We have modular Terraform config files with resources defined as code for each component like EC2, ALB, CloudWatch etc. Our Python script will automatically tie these all together for one command deployment.

The script flow is:

  1. Initialize Terraform working directory
  2. This scans the provider and resource blocks in .tf modules so Terraform understands everything we want to build.
  3. Provision infrastructure
  4. Next we kick off a terraform apply which executes our configurations by communicating to the AWS API and creating real resources like servers, databases, VPCs and so on.
  5. Get resource attributes from state
  6. Once done, we access useful Terraform output values from the newly created infrastructure. For example – VPC id, subnet id’s and all EC2 instance id’s which were dynamically created.
  7. Configure dependencies
  8. Using the retrieved resource attributes and id’s, we can now automatically configure additional dependencies without manual lookup or changing code. For example, we add all EC2 instances to an Auto Scaling group and load balancer for high availability.

To wrap up, destroy the infrastructure to avoid ongoing costs since we were just running a temporary automation test.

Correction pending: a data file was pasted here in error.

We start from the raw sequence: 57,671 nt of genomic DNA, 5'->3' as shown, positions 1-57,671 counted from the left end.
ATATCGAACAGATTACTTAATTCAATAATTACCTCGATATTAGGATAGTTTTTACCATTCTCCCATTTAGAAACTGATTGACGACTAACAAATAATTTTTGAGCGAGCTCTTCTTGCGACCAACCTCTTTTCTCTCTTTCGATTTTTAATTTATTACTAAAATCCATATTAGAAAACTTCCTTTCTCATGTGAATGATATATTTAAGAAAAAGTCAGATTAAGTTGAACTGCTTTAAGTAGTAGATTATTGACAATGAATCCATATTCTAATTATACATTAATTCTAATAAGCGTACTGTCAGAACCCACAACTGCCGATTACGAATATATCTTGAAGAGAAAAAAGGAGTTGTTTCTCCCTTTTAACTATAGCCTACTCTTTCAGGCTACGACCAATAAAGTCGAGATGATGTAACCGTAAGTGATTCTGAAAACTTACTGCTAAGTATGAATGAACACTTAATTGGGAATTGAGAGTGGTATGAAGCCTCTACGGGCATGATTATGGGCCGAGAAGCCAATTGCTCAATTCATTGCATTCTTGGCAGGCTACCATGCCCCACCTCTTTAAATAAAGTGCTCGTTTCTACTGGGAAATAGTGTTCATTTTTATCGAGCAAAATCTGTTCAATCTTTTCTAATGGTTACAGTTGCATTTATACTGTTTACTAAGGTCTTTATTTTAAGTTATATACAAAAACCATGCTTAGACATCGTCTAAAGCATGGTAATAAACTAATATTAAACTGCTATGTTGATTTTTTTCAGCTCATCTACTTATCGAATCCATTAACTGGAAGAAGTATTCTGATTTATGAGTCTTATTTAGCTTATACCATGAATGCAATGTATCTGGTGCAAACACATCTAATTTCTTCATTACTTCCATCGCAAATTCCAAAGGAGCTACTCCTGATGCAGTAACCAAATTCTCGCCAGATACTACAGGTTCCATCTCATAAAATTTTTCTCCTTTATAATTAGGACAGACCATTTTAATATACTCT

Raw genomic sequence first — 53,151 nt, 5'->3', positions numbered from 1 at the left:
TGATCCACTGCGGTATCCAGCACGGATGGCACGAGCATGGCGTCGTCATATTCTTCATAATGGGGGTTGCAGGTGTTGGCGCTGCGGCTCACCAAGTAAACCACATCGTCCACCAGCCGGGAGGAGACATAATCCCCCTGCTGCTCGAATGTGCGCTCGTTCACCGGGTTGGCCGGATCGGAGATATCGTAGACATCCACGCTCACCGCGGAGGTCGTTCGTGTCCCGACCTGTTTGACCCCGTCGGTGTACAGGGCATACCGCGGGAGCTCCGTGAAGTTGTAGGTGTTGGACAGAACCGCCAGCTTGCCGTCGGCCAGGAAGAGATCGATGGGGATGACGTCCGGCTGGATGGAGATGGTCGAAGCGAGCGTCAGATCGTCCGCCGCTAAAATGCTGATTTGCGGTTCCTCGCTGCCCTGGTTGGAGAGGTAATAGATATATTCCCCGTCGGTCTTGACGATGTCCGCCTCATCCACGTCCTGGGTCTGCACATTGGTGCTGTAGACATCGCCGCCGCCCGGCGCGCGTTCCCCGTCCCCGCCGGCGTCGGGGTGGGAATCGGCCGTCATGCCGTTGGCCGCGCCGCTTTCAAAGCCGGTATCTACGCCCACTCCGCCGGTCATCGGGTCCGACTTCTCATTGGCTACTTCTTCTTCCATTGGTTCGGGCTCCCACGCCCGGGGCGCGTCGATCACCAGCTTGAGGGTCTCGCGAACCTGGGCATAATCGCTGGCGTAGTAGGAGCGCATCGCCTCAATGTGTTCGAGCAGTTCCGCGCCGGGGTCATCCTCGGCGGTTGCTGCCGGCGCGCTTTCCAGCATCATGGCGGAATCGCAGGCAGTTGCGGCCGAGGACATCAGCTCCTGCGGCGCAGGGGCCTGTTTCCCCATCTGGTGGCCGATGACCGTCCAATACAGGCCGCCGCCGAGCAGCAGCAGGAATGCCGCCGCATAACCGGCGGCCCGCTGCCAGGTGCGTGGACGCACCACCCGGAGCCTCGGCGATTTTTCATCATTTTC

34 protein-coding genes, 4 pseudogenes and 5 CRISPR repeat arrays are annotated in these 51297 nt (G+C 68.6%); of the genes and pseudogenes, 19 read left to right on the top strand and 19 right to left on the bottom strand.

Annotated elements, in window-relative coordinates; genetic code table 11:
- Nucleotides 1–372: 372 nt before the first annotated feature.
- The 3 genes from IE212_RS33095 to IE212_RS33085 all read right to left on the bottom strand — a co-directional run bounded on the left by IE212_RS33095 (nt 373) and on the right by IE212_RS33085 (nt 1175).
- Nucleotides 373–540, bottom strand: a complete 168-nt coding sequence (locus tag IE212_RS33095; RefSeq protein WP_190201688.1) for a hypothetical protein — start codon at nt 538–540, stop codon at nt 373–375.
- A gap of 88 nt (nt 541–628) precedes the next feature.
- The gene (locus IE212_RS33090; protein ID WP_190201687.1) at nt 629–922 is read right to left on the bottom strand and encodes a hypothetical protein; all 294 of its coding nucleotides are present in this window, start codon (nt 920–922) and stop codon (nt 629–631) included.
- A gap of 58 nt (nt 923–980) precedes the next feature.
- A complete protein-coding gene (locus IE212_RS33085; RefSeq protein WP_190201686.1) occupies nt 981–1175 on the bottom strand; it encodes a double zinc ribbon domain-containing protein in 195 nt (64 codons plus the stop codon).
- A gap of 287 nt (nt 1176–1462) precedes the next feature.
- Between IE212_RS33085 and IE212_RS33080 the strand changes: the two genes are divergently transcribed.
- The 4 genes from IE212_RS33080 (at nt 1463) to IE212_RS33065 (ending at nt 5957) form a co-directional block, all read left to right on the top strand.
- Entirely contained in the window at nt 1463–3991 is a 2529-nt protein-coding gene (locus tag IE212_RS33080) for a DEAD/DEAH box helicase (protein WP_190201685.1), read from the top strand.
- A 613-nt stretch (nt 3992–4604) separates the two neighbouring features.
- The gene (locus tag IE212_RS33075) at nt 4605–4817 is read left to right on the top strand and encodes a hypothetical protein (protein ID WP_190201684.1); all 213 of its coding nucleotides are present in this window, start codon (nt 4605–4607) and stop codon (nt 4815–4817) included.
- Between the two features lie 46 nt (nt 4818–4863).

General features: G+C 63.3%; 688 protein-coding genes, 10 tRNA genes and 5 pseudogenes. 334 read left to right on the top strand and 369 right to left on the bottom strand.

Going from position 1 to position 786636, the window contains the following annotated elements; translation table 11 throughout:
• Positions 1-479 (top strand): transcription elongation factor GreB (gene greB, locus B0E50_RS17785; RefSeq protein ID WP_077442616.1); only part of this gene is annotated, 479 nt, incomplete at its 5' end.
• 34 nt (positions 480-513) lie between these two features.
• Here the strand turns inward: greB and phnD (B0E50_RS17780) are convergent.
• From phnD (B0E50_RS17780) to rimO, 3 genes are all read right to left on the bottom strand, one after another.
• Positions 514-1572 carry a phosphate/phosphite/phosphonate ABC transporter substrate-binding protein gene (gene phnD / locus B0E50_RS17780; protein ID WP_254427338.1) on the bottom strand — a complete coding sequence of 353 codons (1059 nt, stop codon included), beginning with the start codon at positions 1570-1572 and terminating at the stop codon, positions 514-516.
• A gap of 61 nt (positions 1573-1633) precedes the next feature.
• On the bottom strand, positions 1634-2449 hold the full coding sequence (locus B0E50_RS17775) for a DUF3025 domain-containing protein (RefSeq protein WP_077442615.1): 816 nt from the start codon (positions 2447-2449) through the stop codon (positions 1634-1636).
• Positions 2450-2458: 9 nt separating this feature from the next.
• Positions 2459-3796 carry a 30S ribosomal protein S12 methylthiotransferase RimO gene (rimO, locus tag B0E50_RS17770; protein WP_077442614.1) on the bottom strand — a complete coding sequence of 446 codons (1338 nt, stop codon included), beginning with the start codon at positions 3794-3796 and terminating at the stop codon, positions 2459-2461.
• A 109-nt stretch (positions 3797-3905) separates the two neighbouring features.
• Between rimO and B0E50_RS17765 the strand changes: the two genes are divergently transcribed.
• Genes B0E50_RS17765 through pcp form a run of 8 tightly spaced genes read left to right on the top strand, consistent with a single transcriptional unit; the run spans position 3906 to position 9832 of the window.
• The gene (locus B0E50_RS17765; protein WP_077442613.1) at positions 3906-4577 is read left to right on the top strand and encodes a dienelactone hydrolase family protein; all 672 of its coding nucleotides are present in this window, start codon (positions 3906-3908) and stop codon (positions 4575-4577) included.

By chaining all of these steps driven by the Python script called Terraform modules, we can repeatedly deploy best-practice environments customized to your needs.

Additional Automation Capabilities

There are many more ways Python scrips can provide automation support for Terraform modules beyond the workflow above:

Testing and Validation
Python allows easy integration of unit tests to validate infrastructure changes before deploying. We can also run assertions on output data to ensure resources have been deployed properly.

Reuse and Orchestration
Common modules can be packaged as Python functions for reuse across infrastructure projects. And build orchestration pipelines managing infrastructure code testing > approval > deployment.

State Manipulation
For advanced scenarios, Terraform state can be directly accessed from the Python API for data manipulation or backup.

Conclusion

Python is a versatile way to unlock automation benefits for infrastructure-as-code projects using Terraform for cloud, on-prem, and hybrid environments. Key takeaways:

  • Automate repetitive Terraform workflows like init, plan, and apply
  • Access live state data through output variables in Python
  • Chain together workflows across modules for one-step deployment
  • Reuse Terraform code for consistency and reliability
  • Leverage the Python ecosystem for testing, CI/CD, and reuse

The possibilities for programming infrastructure management are vast to streamline operations.

With robust tooling like Terraform and Python supporting infrastructure-as-code methodologies, teams can codify and automate the provisioning and management of infrastructure at scale for reduced costs and improved efficiency.